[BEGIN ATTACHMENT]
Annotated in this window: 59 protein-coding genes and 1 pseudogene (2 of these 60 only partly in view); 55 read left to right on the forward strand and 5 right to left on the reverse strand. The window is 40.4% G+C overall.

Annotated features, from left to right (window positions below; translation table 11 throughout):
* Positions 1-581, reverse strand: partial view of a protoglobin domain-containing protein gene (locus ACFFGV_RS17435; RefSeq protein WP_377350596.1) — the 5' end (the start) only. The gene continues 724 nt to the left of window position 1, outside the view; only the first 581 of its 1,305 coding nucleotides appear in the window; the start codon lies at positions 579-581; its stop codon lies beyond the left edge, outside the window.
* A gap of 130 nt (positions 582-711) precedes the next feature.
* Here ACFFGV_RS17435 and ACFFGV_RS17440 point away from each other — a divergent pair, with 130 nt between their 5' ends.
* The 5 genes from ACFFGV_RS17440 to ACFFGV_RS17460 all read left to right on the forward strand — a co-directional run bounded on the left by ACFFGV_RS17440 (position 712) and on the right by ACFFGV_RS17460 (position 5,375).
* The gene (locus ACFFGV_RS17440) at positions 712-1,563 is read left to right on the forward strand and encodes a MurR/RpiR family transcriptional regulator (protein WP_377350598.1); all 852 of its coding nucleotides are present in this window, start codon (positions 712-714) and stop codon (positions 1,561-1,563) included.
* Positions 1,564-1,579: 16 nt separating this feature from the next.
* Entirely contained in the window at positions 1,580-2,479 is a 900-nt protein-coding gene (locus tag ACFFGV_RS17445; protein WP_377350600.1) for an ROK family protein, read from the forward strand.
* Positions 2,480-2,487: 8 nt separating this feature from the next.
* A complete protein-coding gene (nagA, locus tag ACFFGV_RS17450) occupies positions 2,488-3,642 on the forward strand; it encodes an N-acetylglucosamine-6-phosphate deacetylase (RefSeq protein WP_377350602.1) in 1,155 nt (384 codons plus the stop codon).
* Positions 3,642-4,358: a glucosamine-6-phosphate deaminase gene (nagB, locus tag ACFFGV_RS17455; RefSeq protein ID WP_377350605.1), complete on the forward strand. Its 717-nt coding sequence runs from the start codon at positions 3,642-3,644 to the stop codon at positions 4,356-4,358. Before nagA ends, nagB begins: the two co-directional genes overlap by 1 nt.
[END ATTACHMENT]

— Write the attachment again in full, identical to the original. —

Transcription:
Annotated in this window: 59 protein-coding genes and 1 pseudogene (2 of these 60 only partly in view); 55 read left to right on the forward strand and 5 right to left on the reverse strand. The window is 40.4% G+C overall.

Annotated features, from left to right (window positions below; translation table 11 throughout):
* Positions 1-581, reverse strand: partial view of a protoglobin domain-containing protein gene (locus ACFFGV_RS17435; RefSeq protein WP_377350596.1) — the 5' end (the start) only. The gene continues 724 nt to the left of window position 1, outside the view; only the first 581 of its 1,305 coding nucleotides appear in the window; the start codon lies at positions 579-581; its stop codon lies beyond the left edge, outside the window.
* A gap of 130 nt (positions 582-711) precedes the next feature.
* Here ACFFGV_RS17435 and ACFFGV_RS17440 point away from each other — a divergent pair, with 130 nt between their 5' ends.
* The 5 genes from ACFFGV_RS17440 to ACFFGV_RS17460 all read left to right on the forward strand — a co-directional run bounded on the left by ACFFGV_RS17440 (position 712) and on the right by ACFFGV_RS17460 (position 5,375).
* The gene (locus ACFFGV_RS17440) at positions 712-1,563 is read left to right on the forward strand and encodes a MurR/RpiR family transcriptional regulator (protein WP_377350598.1); all 852 of its coding nucleotides are present in this window, start codon (positions 712-714) and stop codon (positions 1,561-1,563) included.
* Positions 1,564-1,579: 16 nt separating this feature from the next.
* Entirely contained in the window at positions 1,580-2,479 is a 900-nt protein-coding gene (locus tag ACFFGV_RS17445; protein WP_377350600.1) for an ROK family protein, read from the forward strand.
* Positions 2,480-2,487: 8 nt separating this feature from the next.
* A complete protein-coding gene (nagA, locus tag ACFFGV_RS17450) occupies positions 2,488-3,642 on the forward strand; it encodes an N-acetylglucosamine-6-phosphate deacetylase (RefSeq protein WP_377350602.1) in 1,155 nt (384 codons plus the stop codon).
* Positions 3,642-4,358: a glucosamine-6-phosphate deaminase gene (nagB, locus tag ACFFGV_RS17455; RefSeq protein ID WP_377350605.1), complete on the forward strand. Its 717-nt coding sequence runs from the start codon at positions 3,642-3,644 to the stop codon at positions 4,356-4,358. Before nagA ends, nagB begins: the two co-directional genes overlap by 1 nt.